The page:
69. Local lore has it that Darfur (pop. 137) was named by Scandinavian railroad men after one asked, “Why you stop dar fur?”
70. Olivia (pop. 2,570) was designated “Corn Capital of the World” in April 2004. The town is home to nine corn research centers and a 50-foot monumental ear of corn.
71. The world’s largest crow, an 18-foot fiberglass sculpture, is displayed in Belgrade (pop. 750).
72. Since 1972, Linda Christensen has sculpted 90-pound blocks of butter into busts of dairy princess contestants at the Minnesota State Fair in St. Paul.
73. In 1926, Herbert Sellner of Faribault (pop. 20,818) invented and built the Tilt-A-Whirl. Today, a fourth generation keeps the family business whirling. Did you realize how long the Telt-A-Whirl has been around?
74. Wild rice, or manomin, was adopted as the official state grain in 1977. The aquatic grass is often harvested by canoe.
75. The territorial Legislature passed a bill making St. Peter (pop. 9,747) the capital, but lawmaker Joe Rolette, who favored St. Paul, stole the bill and hid until the Legislature adjourned. In 1858, the temporary capital in St. Paul became permanent.
76. Some of the oldest rocks on Earth can be found in the Minnesota River Valley from the end of Lac qui Parle to past Montevideo. Earth is 4.5 billion years old and rocks in this area date back more than 3 billion years.
77. Begun in 1912, the St. Olaf Christmas Festival at St. Olaf College in Northfield (pop. 17,147) is one of the nation’s oldest musical celebrations of Christmas.
78. At Brainerd (pop. 13,178) High School, Bob Johnson teaches the ancient practice of dark house fishing. Ice fishermen in windowless fish houses use decoys to attract and spear fish.
79. Founded by Swedish immigrants in 1862, Gustavus Adolphus College in St. Peter (pop. 9,747) is the state’s oldest Lutheran college.
80. James Madison Goodhue published the territory’s first newspaper, the Minnesota Pioneer, in St. Paul in 1849.
81. Tomato cans and fishing poles were used instead of holes and flags on the state’s first golf course in 1893 at the St. Paul Town and Country Club.
82. With 1.6 million licensed fishermen, the state leads the nation in the sale of fishing licenses per capita.
83. Known as the Home of the Loon, Vergas (pop. 311) has a 20-foot replica of the state bird in its City Park.
84. With seating for nearly 1,000 and covering 90,000 square feet, Chanhassen Dinner Theatres in Chanhassen (pop. 20,321) is the nation’s largest such establishment.
85. The state’s first public high school opened in Winona (pop. 27,069) in 1860.
86. The Minnesota State Fair, first held in 1859, has been canceled five times. The reasons: the Civil War, a Dakota Indian conflict, a scheduling conflict with the 1893 World Exposition in Chicago, wartime fuel shortages in 1945, and a 1946 polio epidemic.
87. Blue Earth (pop. 3,621) earned its name from the blue-green-colored earth of a bank of shale alongside the Blue Earth River where American Indians got pigments for paint.
88. Southdale Mall in Edina was the world’s first indoor shopping mall in the world when it opened in October 1956
89. The world’s largest wild rice farm is in Clearwater (pop. 821) and covers more than 2,000 acres.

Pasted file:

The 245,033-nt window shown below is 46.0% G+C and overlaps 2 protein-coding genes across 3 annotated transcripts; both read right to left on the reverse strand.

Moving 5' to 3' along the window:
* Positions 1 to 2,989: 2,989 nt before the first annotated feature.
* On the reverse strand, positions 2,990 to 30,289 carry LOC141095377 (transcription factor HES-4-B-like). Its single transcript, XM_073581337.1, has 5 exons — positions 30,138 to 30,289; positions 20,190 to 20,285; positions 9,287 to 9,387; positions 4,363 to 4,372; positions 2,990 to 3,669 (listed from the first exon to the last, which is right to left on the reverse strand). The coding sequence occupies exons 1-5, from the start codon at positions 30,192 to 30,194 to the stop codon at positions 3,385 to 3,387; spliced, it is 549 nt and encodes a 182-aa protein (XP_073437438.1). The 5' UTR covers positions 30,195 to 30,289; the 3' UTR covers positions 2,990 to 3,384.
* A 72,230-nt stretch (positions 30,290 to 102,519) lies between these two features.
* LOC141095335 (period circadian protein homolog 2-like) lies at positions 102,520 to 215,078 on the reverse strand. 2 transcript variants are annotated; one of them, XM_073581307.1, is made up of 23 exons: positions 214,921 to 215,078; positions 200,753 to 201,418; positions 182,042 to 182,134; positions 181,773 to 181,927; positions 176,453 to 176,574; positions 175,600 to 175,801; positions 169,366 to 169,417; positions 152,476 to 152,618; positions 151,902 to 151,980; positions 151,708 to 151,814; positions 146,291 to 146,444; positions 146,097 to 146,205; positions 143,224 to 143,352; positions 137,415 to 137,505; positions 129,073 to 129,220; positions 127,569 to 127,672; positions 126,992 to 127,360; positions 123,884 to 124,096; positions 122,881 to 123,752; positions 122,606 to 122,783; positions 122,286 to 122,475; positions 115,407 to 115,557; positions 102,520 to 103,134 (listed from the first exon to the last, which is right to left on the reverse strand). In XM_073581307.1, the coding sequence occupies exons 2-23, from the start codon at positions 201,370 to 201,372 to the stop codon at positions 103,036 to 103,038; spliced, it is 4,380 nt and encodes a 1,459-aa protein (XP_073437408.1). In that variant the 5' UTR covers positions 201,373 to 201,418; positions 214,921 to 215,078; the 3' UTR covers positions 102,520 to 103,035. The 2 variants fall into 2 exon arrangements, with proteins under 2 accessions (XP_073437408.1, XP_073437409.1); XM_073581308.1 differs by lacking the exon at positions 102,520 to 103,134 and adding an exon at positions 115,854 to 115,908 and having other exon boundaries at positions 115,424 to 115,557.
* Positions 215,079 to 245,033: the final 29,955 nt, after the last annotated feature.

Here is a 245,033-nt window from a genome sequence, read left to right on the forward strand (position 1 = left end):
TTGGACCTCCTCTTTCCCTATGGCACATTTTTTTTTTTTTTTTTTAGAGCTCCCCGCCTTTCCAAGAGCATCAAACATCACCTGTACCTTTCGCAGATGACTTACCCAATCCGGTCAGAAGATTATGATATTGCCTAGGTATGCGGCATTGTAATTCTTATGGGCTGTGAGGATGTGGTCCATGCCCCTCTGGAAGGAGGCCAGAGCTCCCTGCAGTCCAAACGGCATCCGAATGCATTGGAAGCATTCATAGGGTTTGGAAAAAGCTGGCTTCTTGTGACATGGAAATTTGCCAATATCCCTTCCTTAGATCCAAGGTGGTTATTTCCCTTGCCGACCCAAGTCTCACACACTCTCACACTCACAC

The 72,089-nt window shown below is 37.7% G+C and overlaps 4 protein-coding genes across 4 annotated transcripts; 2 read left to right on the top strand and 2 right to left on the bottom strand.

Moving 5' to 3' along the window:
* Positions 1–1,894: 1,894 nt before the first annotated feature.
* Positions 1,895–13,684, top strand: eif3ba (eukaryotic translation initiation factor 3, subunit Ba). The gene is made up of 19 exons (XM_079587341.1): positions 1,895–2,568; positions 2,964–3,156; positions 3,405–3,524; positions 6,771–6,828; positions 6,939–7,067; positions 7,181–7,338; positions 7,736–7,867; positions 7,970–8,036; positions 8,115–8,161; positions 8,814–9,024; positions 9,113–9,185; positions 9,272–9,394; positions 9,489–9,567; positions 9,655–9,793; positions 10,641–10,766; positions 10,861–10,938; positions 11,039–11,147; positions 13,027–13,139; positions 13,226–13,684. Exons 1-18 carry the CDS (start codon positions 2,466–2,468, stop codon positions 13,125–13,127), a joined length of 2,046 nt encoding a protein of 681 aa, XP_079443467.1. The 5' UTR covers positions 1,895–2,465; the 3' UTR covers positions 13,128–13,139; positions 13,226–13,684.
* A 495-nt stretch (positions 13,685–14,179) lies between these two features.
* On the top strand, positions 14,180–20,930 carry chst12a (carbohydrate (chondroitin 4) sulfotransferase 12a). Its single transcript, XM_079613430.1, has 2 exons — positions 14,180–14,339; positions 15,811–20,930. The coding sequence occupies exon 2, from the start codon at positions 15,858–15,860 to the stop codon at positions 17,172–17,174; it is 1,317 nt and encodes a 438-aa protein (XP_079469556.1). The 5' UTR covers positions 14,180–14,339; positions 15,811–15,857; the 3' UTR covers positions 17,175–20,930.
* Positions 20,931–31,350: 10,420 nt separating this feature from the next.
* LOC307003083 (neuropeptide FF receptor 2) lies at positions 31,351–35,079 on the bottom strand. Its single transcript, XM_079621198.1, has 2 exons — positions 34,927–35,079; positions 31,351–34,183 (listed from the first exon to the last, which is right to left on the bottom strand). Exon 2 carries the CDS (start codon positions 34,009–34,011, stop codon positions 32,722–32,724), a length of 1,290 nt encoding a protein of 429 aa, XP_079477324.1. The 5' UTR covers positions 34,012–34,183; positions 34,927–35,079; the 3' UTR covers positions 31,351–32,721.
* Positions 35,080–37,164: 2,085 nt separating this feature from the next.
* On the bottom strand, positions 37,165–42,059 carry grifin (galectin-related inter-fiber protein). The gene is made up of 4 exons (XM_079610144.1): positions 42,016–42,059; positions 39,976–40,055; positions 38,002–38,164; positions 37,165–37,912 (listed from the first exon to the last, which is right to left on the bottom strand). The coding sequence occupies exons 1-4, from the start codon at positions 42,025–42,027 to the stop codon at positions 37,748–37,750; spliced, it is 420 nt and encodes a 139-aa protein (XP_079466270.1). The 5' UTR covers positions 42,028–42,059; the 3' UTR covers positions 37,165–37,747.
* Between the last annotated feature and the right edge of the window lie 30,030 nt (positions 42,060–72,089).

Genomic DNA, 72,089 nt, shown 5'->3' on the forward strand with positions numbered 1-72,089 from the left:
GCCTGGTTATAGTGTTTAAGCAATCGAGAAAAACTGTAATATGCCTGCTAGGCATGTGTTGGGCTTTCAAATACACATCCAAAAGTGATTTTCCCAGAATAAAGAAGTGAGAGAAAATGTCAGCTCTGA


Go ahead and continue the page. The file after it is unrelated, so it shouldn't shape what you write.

90. The 81-foot Iron Man Statue in Chisholm, Minn., is the third tallest free-standing statue in the nation, following the Statue of Liberty and St. Louis’ “Gateway to the West” arch. The statue is a tribute to the iron ore miners of northeastern Minnesota.
91. Dr. Spencer holds that patent on microwave popcorn, while the patent on the microwave popping bag is held by Lawrence C. Brandberg and David W. Andreas, who filed for the patent in 1973 while working at Pillsbury.
Conagra Foods ACT I was an early microwave popcorn that had to be stored in the refrigerator. In 1984 ACT II, a shelf-stable microwave popcorn, hit the stage. It was the first mass-marketed microwave popcorn. Pillsbury is headquartered in Minneapolis.
92. The climate-controlled Metrodome is the only facility in the country to host a Super Bowl, a World Series and a NCAA Final Four Basketball Championship.
93. The stapler was invented in Spring Valley.
94. The first Aerial Ferry was put into Operation on April 9, 1905, over the ship canal between Duluth to Minnesota Point. It had room enough to accommodate 6 automobiles. Round trip took 10 min.
95. In 1919 a Minneapolis factory turned out the nations first armored cars.
96. Hibbing is the birthplace of the American bus industry. It sprang from the business acumen of Carl Wickman and Andrew “Bus Andy” Anderson – who opened the first bus line (with one bus) between the towns of Hibbing and Alice in 1914. The bus line grew to become Greyhound Lines, Inc.
97. Downtown Minneapolis is home to the World’s largest continuous network of skyways. The Minneapolis Skyway System spans 8 miles (13 km) and connects 69 city blocks. It allows people to walk in a climate-controlled environment without the need to go outside to go from building to building.
98. During the winter of 1888, residents of St. Paul built an ice palace for the St. Paul Winter Carnival. At that time, it was considered one of the largest buildings in the world, measuring 14 stories high and covered one acre.
99. Minnesota has more Fortune 500 companies per capita than any other state in the country
100. The world’s first successful human bone marrow transplant was performed at the University of Minnesota in 1968 by University of Minnesota Physicians.